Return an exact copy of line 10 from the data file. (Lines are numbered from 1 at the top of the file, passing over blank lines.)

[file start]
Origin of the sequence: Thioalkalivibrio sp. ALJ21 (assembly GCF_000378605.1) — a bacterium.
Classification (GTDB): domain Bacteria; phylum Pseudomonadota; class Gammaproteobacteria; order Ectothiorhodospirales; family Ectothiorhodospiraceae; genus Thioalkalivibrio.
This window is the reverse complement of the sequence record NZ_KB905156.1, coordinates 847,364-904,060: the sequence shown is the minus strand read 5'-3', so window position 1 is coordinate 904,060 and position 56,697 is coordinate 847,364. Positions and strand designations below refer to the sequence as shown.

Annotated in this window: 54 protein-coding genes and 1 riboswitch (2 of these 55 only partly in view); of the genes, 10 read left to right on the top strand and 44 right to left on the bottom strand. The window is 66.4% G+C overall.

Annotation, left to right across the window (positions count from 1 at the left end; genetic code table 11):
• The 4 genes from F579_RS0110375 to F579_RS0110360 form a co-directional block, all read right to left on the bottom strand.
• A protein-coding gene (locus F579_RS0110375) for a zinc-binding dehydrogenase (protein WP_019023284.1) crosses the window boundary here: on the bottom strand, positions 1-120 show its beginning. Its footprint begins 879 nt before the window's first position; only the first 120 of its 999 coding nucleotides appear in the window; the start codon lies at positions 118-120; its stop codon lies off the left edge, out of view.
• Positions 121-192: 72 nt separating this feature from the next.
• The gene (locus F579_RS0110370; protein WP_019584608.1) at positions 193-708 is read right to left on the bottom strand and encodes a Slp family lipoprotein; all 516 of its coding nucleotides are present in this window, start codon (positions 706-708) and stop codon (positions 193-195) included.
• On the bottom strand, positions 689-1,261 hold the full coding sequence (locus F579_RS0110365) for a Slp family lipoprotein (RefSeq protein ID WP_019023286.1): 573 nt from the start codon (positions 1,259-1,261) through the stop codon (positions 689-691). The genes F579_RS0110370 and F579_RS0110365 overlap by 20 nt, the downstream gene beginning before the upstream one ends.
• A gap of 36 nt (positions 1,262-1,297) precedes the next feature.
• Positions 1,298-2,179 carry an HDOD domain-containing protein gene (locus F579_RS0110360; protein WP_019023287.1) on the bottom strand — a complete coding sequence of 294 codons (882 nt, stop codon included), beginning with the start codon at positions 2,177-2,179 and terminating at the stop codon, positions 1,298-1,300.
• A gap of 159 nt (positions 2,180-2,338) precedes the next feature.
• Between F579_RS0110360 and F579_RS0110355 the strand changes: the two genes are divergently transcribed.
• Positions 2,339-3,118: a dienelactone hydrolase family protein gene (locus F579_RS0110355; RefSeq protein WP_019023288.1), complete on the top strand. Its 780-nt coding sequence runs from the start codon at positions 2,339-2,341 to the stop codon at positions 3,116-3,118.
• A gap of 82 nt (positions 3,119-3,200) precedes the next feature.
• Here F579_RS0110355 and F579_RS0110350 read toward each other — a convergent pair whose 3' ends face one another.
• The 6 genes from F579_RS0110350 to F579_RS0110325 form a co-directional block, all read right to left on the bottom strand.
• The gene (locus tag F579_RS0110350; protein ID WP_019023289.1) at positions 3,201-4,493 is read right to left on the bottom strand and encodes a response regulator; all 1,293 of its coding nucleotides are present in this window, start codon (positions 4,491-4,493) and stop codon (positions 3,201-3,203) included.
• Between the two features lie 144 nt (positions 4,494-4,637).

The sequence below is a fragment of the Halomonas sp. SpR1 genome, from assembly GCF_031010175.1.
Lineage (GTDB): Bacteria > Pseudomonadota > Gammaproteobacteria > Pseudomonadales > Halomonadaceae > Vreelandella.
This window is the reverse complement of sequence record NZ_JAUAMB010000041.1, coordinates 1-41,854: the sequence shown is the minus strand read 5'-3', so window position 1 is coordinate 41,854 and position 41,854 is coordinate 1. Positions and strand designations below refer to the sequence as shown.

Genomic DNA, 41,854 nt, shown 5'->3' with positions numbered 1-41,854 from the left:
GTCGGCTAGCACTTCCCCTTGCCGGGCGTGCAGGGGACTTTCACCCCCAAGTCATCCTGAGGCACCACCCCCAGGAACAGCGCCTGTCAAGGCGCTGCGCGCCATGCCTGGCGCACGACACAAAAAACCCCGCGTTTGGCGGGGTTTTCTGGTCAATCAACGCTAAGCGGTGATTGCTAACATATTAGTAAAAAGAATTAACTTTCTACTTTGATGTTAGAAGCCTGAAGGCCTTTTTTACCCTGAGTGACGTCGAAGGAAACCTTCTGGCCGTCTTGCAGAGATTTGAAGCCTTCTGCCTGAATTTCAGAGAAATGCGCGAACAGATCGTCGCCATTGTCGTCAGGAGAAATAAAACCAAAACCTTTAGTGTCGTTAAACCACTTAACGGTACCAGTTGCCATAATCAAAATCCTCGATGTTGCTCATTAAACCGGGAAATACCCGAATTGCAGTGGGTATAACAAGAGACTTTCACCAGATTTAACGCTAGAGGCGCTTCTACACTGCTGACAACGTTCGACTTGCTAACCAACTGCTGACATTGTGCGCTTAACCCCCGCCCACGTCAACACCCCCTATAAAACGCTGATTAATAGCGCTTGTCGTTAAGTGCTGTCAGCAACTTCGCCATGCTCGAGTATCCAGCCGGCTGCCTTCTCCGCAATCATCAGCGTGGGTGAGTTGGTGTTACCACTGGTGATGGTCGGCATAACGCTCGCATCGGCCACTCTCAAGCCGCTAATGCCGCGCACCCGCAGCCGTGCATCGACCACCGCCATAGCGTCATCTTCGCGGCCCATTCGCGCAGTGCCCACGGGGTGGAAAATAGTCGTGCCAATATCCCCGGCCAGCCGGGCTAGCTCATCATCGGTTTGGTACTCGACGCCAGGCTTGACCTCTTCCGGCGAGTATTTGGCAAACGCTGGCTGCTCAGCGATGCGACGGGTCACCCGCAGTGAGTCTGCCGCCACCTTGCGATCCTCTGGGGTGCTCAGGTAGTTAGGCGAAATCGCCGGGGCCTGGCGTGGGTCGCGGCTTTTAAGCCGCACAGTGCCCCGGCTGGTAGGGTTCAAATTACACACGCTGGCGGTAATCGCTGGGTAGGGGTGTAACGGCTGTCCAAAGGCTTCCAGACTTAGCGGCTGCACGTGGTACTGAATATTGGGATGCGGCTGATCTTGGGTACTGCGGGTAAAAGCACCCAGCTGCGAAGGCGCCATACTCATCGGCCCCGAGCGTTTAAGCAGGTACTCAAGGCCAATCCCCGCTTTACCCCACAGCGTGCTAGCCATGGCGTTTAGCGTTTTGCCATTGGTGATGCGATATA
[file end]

• On the bottom strand, positions 689-1,261 hold the full coding sequence (locus F579_RS0110365) for a Slp family lipoprotein (RefSeq protein ID WP_019023286.1): 573 nt from the start codon (positions 1,259-1,261) through the stop codon (positions 689-691). The genes F579_RS0110370 and F579_RS0110365 overlap by 20 nt, the downstream gene beginning before the upstream one ends.